One of the interesting things about northern travel is that the airports don't screen passengers through security before they board a plane, which is, I suppose, how some people manage to sneak on alcohol to drink in the bathroom. There's not much security of that sort at all in northern travel. People seem to wander as they please sometimes.  I watched a man walk across the tarmac on his own and board the airplane without showing a boarding pass - and without anyone stopping him.  When the flight attendant finally saw him sitting on the plane by himself, she freaked out.  "That's...that's...That's actually against the law," she said.  The man looked confused.

Getting on the plane

On our way home, they warn us that we'll only be landing in Cambridge Bay "subject to weather". Northerners punctuate their sentences with "weather permitting" almost in the way that some Muslim folks use "Inshallah".  On the airplane, I overhear the pilot telling the flight attendants that the weather is still pretty bad in Cambridge Bay, and that we're going to "try to land" twice, and if we keep missing the approach, we're just going to head back to Yellowknife. I'm always up for a surprise extended trip to Yellowknife, but it's a little unnerving to hear a pilot use the words "trying" and "missing". But that's part of northern travel.

If you google "plane" and "nunavut", all of the results on the first page are about crashes.

I think this is the real reason why I usually sleep through all the takeoffs and landings. My body automatically gets sleepy at these times as a bizarre defence mechanism against the anxiety of facing possible death and not being able to do anything about it.

So we try to land, in the midst of the bad weather.  What happens when you try to land in fog? You enter a cloud, and all of a sudden you can't see anything about you. Everything is white. There could be a spaceship twenty feet away from your airplane window and you wouldn't know it. Then when you descend below the fog, you see that you are hovering what looks like metres above a frozen ocean.  How strong is the ice on that ocean? Then you see the runway ahead, covered in snow and ice.  The same ice that I spend a normal part of the day slipping on.  That's what this giant metal plane is going to land on.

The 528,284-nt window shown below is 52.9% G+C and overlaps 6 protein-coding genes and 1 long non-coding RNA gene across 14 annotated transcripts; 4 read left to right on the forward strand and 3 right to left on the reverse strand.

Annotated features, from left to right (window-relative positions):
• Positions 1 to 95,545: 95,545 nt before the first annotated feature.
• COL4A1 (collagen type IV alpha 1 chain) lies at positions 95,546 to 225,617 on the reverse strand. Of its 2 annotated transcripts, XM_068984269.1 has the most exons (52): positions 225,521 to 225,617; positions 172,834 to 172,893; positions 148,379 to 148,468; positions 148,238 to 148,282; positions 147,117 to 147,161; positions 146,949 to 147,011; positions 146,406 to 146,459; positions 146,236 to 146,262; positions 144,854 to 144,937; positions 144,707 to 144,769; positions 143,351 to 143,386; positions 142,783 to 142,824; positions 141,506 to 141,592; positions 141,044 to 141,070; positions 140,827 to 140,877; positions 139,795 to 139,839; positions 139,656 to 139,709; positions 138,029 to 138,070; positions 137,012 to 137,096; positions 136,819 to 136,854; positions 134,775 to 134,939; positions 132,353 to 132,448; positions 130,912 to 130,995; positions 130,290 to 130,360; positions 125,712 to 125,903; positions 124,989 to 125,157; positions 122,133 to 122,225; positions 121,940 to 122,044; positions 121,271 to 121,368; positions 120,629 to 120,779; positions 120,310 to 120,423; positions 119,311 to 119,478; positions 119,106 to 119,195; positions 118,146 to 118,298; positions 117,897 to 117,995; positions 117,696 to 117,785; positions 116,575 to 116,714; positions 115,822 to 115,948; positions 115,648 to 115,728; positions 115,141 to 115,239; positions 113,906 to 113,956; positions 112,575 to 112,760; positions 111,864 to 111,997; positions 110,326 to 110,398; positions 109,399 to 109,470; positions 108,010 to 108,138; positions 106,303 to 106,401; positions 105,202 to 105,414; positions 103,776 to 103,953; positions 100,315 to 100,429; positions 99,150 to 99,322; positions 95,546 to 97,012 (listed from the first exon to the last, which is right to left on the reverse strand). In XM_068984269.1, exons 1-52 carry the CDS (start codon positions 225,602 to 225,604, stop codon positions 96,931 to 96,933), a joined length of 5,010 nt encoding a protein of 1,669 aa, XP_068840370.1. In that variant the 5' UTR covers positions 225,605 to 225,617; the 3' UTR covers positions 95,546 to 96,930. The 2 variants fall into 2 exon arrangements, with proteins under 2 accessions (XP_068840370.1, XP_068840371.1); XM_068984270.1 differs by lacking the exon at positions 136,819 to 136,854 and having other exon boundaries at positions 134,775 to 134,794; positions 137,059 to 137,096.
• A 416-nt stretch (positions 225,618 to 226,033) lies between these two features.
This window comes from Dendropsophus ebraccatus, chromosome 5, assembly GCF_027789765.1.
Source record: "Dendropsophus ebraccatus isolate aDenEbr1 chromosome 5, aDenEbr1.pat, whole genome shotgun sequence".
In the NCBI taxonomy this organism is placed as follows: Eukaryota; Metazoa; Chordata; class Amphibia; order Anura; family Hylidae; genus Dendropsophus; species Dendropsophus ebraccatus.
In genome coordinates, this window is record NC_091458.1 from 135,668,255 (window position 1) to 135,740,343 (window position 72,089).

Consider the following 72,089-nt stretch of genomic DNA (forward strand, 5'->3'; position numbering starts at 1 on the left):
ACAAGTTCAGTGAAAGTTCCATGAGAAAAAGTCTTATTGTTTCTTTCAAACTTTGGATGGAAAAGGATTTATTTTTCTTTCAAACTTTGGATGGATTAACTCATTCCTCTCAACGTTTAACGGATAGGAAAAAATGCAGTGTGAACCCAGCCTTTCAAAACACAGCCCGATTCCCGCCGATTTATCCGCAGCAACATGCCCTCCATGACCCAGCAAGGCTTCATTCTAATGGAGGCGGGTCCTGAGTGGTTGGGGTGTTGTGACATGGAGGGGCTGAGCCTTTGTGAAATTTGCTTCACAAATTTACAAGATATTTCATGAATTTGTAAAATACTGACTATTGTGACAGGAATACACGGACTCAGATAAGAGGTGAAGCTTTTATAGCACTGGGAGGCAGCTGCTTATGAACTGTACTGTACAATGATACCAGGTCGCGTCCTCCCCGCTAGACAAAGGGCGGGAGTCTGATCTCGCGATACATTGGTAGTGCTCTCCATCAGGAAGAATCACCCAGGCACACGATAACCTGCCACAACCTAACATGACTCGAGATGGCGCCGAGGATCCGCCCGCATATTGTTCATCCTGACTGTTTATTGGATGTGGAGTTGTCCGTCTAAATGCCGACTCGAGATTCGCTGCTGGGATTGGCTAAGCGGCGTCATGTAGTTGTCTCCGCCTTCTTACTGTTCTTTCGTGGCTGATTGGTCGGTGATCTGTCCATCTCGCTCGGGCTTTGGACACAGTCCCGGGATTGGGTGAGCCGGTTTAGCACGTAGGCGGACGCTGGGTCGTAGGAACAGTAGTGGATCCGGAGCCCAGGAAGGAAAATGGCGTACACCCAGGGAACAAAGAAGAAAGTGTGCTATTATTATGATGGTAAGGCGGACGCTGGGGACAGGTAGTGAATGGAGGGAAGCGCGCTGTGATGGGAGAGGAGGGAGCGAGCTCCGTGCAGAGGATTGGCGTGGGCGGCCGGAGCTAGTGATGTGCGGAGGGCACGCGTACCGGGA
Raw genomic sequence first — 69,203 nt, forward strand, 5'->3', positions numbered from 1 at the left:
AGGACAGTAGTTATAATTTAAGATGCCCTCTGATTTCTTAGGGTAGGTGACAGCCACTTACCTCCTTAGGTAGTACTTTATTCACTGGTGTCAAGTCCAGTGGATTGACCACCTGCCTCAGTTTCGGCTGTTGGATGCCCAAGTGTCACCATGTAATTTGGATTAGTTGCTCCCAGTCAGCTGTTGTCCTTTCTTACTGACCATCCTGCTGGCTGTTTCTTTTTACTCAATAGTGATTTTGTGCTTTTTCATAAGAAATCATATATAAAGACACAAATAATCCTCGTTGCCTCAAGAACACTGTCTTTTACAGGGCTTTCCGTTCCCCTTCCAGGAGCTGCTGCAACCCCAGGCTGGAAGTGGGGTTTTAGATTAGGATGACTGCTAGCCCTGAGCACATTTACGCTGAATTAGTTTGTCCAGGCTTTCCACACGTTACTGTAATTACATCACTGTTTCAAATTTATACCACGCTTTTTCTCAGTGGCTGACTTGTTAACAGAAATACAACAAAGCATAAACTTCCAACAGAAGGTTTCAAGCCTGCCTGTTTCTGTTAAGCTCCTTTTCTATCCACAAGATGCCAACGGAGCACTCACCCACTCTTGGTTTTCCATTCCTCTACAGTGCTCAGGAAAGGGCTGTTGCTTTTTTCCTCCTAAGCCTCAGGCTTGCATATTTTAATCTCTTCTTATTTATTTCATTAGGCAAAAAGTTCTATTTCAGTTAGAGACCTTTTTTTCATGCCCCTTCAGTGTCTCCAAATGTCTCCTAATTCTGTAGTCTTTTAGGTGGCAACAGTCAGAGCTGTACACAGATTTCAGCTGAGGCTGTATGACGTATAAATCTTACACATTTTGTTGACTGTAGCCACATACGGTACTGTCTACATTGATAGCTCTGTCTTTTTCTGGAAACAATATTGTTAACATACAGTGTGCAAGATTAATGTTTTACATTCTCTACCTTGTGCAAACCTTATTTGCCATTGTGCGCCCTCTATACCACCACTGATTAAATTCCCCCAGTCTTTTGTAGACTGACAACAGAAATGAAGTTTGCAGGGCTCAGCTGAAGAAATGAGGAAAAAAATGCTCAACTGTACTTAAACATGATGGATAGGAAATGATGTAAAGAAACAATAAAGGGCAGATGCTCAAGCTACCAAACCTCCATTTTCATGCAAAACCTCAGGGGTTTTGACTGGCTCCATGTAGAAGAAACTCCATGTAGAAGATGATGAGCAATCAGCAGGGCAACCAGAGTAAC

And despite all my fears, we always do.

Rankin Inlet airport

Iqaluit airport

Yellowknife airport (as seen on CBC's Arctic Air)

On the bright side, sometimes you get that sweet flight where there are only, like, three other people on the plane.  The flight attendant addresses you by name, and gives you a personal safety demonstration. Personal safety demonstration! You feel like a baller, riding around in your private jet.  Then she winks at you and says, "Imma sit over there, Gloria. You just holler if you need anything." And there are no screaming babies or drunk unruly passengers or mechanical problems or weather worries and you get a delicious hot dinner for your two hour flight. And then you sleep like a baby for the entire trip.

Wednesday, March 19, 2014

a rave in a snow castle

Guys, I went to a rave in a freaking castle made out of snow. I am not making this up.  

We were enjoying our favourite rosemary drink at the Trapline Lounge in Yellowknife when we ran into a fellow CamBay resident who told us about the Snowking Winter Festival. Actually, he didn't even call it the Snowking Winter Festival, or explain that it's an annual Yellowknife tradition where the benevolent Snowking builds a castle out of snow and ice on the frozen Great Slave Lake for the whole community to enjoy the wonders of winter.